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Who Did It And How It Happened. (Abridged)

Hotel Galapagos is a family operation reflecting the depth of 40 years' experience.

Forrest Nelson, school dropout, self-taught engineer, machinist, and navigation teacher, had a sailboat, the 36 foot "Nellie Brush". En route from Maryland to California he voyaged to Galapagos in 1951.

Forrest sailed to the Islands several times in the 1950's, eventually sold the boat in California and bought tools and supplies to homestead at "World's End". He arrived at Academy Bay in 1960 with twelve dollars in his pocket. About fifty people lived near the Bay, and two hundred more on the highlands farms. .

At that same time the Charles Darwin Research Station started up. Forrest was hired as manager and construction boss. He put up buildings and built the road from the Station into the village. Forrest received most of his pay as bags of cement, and started Hotel Galapagos in 1961. It was the first hotel in the islands. Persistence and penury filled the first years.  
  Hotel Galapagos hosted the occasional scientist or adventurous traveler. Forrest also distributed roofing, paint, water tanks, motor oil, and plastic plumbing. The profits subsidized the Hotel.
He finished the bar and restaurant building in 1965. There were four hotel rooms with private bath, plus other buildings including a generator house, carpentry, and warehouse. This was do-it-yourself pioneering. Even the building bricks were cast on-site.


In those years the central government resurfaced the Baltra Island airfield. The US Army built it originally during WWII to defend Panama. The repairs set the stage for eventual development of real tourism.
Forrest’s daughter Christine, recently graduated cum laude from USC, and footloose dropout son Jack came to visit in 1967. They arrived on a military flight, a four propeller DC-6, a throwback to the days of snorting exhaust pipes and leaking black oil.
Jack stayed several months, then embarked on an antique cattle boat, with 124 cows, 460 goats, and 70 humans in 140 feet of riveted iron. One of the engine’s six pistons broke, so the mechanic removed it. The remaining five cylinders drove a rollicking syncopation four days to Guayaquil.
Venturing Ecuador and Colombia overland, and another jaded DC-6, Jack contrived to enter Panama without a return ticket. He had twelve dollars in his pocket. Jack’s 20th birthday passed hitch-hiking in Guatemala toward California. Christine arrived in L.A. later with her new husband, Ecuadorian Jose Luis, school dropout, cabinet-maker and self-taught electronics wizard. Jose Luis was soon in charge of Jumbo Jet radar repair for RCA in Los Angeles.
Jack returned to Galapagos in 1968. There were about 400 people on Santa Cruz Island. Rustbucket freight boats came from Guayaquil three or five times in a year. There was no electricity in town, no bank, no communications except Forrest's amateur-band radio. The only car was the Station's battered jeep on the only road, a rocky mile from the Station to the dock. A donkey trail led to the highlands. TAME flew unpredictably to Baltra.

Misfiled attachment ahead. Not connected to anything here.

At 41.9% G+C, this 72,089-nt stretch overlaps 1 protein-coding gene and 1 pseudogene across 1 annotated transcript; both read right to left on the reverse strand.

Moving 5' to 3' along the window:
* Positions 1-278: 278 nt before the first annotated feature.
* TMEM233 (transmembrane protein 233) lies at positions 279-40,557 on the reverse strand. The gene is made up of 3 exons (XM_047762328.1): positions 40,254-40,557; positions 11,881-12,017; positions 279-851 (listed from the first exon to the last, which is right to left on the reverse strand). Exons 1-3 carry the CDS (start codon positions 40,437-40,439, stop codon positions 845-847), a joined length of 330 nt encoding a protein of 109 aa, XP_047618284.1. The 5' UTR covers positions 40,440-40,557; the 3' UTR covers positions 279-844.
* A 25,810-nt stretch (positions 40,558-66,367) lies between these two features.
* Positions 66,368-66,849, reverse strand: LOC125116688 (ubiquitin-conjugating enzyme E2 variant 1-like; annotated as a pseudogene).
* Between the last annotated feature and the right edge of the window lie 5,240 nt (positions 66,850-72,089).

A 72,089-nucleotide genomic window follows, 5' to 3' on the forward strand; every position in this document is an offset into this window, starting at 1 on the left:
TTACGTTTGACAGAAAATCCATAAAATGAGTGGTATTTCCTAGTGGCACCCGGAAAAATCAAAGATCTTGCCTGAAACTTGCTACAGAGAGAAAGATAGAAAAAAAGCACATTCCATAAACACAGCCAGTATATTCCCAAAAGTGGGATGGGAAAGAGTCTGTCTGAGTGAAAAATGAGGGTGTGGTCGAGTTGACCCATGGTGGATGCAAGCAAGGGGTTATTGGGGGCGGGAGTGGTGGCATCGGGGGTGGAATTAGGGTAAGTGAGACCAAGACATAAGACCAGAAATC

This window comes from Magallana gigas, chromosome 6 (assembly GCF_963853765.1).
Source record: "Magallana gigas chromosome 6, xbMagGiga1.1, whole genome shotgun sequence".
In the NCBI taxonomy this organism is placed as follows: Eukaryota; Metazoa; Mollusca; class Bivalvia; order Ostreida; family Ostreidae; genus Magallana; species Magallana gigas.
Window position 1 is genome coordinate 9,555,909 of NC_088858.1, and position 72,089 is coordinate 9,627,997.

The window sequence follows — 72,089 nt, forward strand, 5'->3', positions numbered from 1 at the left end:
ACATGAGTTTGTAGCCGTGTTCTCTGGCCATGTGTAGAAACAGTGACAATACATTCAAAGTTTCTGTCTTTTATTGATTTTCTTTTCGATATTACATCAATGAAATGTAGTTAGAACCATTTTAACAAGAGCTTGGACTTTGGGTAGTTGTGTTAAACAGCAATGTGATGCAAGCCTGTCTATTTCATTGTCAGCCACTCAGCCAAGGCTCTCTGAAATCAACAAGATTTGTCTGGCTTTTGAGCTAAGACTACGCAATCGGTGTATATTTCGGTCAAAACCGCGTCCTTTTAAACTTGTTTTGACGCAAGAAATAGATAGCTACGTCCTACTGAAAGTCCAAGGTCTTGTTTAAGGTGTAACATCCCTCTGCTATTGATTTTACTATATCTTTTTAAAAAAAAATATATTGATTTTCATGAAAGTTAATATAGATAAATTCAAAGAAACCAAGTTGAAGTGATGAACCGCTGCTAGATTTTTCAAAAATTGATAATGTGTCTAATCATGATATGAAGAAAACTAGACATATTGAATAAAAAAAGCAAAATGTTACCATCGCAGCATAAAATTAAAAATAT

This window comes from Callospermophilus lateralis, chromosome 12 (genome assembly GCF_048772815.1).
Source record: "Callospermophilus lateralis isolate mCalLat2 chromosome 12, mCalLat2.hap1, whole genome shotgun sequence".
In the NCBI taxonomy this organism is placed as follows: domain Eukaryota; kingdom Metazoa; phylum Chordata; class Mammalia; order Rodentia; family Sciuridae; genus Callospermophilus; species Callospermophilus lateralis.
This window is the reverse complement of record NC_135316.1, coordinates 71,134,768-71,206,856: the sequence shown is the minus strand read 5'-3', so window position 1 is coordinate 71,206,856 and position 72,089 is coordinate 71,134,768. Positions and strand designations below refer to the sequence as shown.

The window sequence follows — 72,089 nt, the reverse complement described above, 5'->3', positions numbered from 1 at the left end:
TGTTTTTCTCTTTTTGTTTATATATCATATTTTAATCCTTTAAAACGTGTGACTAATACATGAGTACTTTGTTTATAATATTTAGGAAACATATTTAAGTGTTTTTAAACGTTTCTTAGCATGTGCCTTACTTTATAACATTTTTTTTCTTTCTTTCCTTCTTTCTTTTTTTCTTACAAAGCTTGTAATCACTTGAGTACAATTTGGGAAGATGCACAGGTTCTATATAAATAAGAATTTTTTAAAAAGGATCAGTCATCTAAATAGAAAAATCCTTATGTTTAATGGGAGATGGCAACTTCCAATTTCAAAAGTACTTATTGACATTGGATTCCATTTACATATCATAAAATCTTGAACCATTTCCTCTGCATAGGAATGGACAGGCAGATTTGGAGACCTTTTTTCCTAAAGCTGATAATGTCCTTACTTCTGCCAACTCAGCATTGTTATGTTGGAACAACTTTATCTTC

From today's viewpoint, it is difficult to imagine what life was like in such isolation. The outside world was an alien place, occasionally encountered by short wave radio, or a months-old magazine. We were tough and self reliant, our clothes patched and hands callused. But there was lots of free time, and space to enjoy it. We had the whole archipelago as our unlimited playground.

In November 1968 Forrest flew to Quito on an air force bomber. He convinced a major travel agent that organized tours were possible. They loaned the cash. We cast thousands of bricks in marathon sessions and built six rooms in ninety days. We chartered weekly flights and Capt. Mike Gordon's motor yacht. The first tour arrived in April of 1969. At the end of a year the new rooms were paid off and we still had our patched shirts.


In 1974 the first road across the island opened access to the narrow channel separating us from Baltra. The road put the airfield ninety minutes away instead of six hours by boat. The first bank opened in 1993 and brought the first telephone. These three elements; transportation, financing, and communications transformed life and business here. Now we have Internet cafes, nightlife, broad paved streets, shopping, and 12,000 residents. Some 80,000 tourists per year visit the Archipelago. On the four inhabited islands there are over seven hundred hotel beds, ranging from rough n’ ready to five stars.
Forrest moved to Thailand in 1986. In 1995 Jack formed a partnership with Mathias Espinoza, a renowned SCUBA diver master instructor. They established Scuba Iguana Divers at the Hotel. We are an official PADI DIVE RESORT.
Hotel Galapagos now has fourteen rooms, always maintained to high standards, and keeps true its style of a spacious rustic retreat in the wilderness. So much has changed around us; the pioneers’ village has grown to a city, the bay is busy with the traffic of tour boats, politics and regulations become daily concerns. But Hotel Galapagos is still the essential Galapagos, a tranquil expansive space full of wildlife and the brief human history of the Islands. Jack Nelson welcomes you to our island home.


Contact Us:
Isla Santa Cruz, Galapagos,
Ecuador South America
593 - 5 - 252 6330  (FAX also)
593 - 5 - 252 6296

Copyright © 2003 HOTEL GALAPAGOS. All rights reserved
Member of the Ecuador Guide to Ecuador, Quito and Galapagos Islands | DESIGN BY

Dozens of marine iguanas bask on the rocky shore outside the Hotel lounge. Herons, the endemic lava gulls, pelicans, frigate birds, the famous Darwin’s finches and many other birds are commonplace. Sea lions hunt in the shallows of Academy Bay, blue footed boobies plunge for fish.

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